DSRSD’s data collection is short and to the point. Sue Stephenson – Community Affairs Supervisor said “we track amount of recycled water hauled by residential folks (more than 8 million gallons since January) and number of residential folks (2500 +/-) registered to haul recycled water.”

CCCSD was more than willing to provide usage information – and that was sent this morning for this article.

CCCSD Residential Recycled Water Fill Station Stats

Central Contra Costa Sanitary District makes their recycled water available at their Household Hazardous Waste facility at 4797 Imhoff Place in Martinez, CA.

Of their 1344 registered users spread across 11 communities and unincorporated areas, they have given away 3.28 million gallons (since October 25, 2014 – up to July 16, 2015).

Gallons per month - provided by Recycled Water staff at CCCSD.

Gallons per month – provided by Recycled Water staff at CCCSD.

I took their data and ran an analysis on it. I don’t know where everyone lives, so I assumed for ease of use that if someone says they live in Martinez, then the distance to their house from the fill station would be similar to the distance to drive downtown, on average across the data set.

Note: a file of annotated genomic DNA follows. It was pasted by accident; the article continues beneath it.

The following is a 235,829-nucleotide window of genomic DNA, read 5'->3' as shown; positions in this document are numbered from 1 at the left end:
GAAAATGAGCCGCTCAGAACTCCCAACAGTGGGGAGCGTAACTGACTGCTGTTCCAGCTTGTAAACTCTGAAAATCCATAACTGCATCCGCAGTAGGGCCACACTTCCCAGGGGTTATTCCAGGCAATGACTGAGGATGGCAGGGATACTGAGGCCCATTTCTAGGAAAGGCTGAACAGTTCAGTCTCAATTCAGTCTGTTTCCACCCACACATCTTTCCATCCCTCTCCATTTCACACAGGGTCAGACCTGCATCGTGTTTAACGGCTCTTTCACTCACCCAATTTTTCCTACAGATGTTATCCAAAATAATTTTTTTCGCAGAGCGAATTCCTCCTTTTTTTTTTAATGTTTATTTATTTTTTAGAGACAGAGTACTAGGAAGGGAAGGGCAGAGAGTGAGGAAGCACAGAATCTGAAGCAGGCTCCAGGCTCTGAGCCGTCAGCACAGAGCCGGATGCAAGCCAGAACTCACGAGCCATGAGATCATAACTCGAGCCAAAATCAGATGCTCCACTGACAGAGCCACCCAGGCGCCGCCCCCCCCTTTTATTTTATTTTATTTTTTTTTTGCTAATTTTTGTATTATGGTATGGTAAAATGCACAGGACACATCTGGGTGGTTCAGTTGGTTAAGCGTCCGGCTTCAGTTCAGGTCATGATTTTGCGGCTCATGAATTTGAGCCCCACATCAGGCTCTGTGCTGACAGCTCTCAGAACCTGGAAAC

I ran that same idea for every community except people in the unincorporated areas and figured out the distance from “their house” to the fill station. I used Google Maps as the basis for mileage and also copied “drive time” (at 12 noon) for each location.

I put that data into a chart.


Residents of Concord are closest (the downtown is on the west side of town) and residents of San Ramon are the furthest away. The CCCSD fill station is also in Martinez, but the downtown is rather far. Please note however that drive time to Moraga and Clayton are long compared to the miles that must be traveled, this is due to a lack of freeways to those locations.

Let’s run some analytics on these numbers.

First, the going mileage rate from the IRS for 2015 is $0.575/mile traveled. For each of these communities the cost to drive to (or home) from the fill station is below. For the sake of lack of data, I dropped the Unincorporated group and the OSA/Emp (out of service area/employee) segment.